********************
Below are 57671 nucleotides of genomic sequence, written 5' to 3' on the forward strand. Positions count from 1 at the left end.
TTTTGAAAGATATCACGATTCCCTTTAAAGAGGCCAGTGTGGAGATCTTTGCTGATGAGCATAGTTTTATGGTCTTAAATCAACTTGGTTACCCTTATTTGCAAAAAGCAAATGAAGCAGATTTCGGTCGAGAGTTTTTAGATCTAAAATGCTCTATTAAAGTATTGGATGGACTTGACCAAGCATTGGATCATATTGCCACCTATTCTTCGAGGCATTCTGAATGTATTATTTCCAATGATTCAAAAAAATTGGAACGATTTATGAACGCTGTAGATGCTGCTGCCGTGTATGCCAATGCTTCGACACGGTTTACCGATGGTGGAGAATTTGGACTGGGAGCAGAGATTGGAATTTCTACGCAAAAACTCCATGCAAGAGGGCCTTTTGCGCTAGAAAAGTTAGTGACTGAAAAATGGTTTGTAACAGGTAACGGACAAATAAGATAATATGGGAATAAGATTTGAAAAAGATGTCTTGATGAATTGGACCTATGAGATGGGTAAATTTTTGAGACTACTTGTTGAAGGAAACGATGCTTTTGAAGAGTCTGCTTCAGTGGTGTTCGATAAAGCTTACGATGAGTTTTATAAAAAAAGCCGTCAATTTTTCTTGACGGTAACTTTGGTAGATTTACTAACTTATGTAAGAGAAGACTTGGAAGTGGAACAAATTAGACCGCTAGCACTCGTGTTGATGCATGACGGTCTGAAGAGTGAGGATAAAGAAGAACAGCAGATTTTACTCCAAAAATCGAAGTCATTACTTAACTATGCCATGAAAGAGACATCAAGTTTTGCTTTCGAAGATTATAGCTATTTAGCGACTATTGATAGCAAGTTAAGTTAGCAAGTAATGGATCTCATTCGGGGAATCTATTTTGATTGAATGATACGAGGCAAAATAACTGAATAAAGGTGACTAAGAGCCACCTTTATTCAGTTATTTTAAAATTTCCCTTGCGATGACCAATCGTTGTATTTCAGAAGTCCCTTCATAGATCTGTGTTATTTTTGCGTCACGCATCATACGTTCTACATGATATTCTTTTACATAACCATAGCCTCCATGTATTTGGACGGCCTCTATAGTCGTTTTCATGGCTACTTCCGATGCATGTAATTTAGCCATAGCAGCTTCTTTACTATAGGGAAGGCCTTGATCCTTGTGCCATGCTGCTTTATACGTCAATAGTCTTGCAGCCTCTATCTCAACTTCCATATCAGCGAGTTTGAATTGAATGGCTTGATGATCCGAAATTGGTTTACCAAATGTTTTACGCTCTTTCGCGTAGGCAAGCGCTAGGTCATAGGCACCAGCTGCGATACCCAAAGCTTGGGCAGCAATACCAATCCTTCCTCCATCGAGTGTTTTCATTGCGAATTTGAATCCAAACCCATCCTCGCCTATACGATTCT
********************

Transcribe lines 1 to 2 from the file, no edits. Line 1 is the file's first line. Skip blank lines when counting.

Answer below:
Below are 57671 nucleotides of genomic sequence, written 5' to 3' on the forward strand. Positions count from 1 at the left end.
TTTTGAAAGATATCACGATTCCCTTTAAAGAGGCCAGTGTGGAGATCTTTGCTGATGAGCATAGTTTTATGGTCTTAAATCAACTTGGTTACCCTTATTTGCAAAAAGCAAATGAAGCAGATTTCGGTCGAGAGTTTTTAGATCTAAAATGCTCTATTAAAGTATTGGATGGACTTGACCAAGCATTGGATCATATTGCCACCTATTCTTCGAGGCATTCTGAATGTATTATTTCCAATGATTCAAAAAAATTGGAACGATTTATGAACGCTGTAGATGCTGCTGCCGTGTATGCCAATGCTTCGACACGGTTTACCGATGGTGGAGAATTTGGACTGGGAGCAGAGATTGGAATTTCTACGCAAAAACTCCATGCAAGAGGGCCTTTTGCGCTAGAAAAGTTAGTGACTGAAAAATGGTTTGTAACAGGTAACGGACAAATAAGATAATATGGGAATAAGATTTGAAAAAGATGTCTTGATGAATTGGACCTATGAGATGGGTAAATTTTTGAGACTACTTGTTGAAGGAAACGATGCTTTTGAAGAGTCTGCTTCAGTGGTGTTCGATAAAGCTTACGATGAGTTTTATAAAAAAAGCCGTCAATTTTTCTTGACGGTAACTTTGGTAGATTTACTAACTTATGTAAGAGAAGACTTGGAAGTGGAACAAATTAGACCGCTAGCACTCGTGTTGATGCATGACGGTCTGAAGAGTGAGGATAAAGAAGAACAGCAGATTTTACTCCAAAAATCGAAGTCATTACTTAACTATGCCATGAAAGAGACATCAAGTTTTGCTTTCGAAGATTATAGCTATTTAGCGACTATTGATAGCAAGTTAAGTTAGCAAGTAATGGATCTCATTCGGGGAATCTATTTTGATTGAATGATACGAGGCAAAATAACTGAATAAAGGTGACTAAGAGCCACCTTTATTCAGTTATTTTAAAATTTCCCTTGCGATGACCAATCGTTGTATTTCAGAAGTCCCTTCATAGATCTGTGTTATTTTTGCGTCACGCATCATACGTTCTACATGATATTCTTTTACATAACCATAGCCTCCATGTATTTGGACGGCCTCTATAGTCGTTTTCATGGCTACTTCCGATGCATGTAATTTAGCCATAGCAGCTTCTTTACTATAGGGAAGGCCTTGATCCTTGTGCCATGCTGCTTTATACGTCAATAGTCTTGCAGCCTCTATCTCAACTTCCATATCAGCGAGTTTGAATTGAATGGCTTGATGATCCGAAATTGGTTTACCAAATGTTTTACGCTCTTTCGCGTAGGCAAGCGCTAGGTCATAGGCACCAGCTGCGATACCCAAAGCTTGGGCAGCAATACCAATCCTTCCTCCATCGAGTGTTTTCATTGCGAATTTGAATCCAAACCCATCCTCGCCTATACGATTCT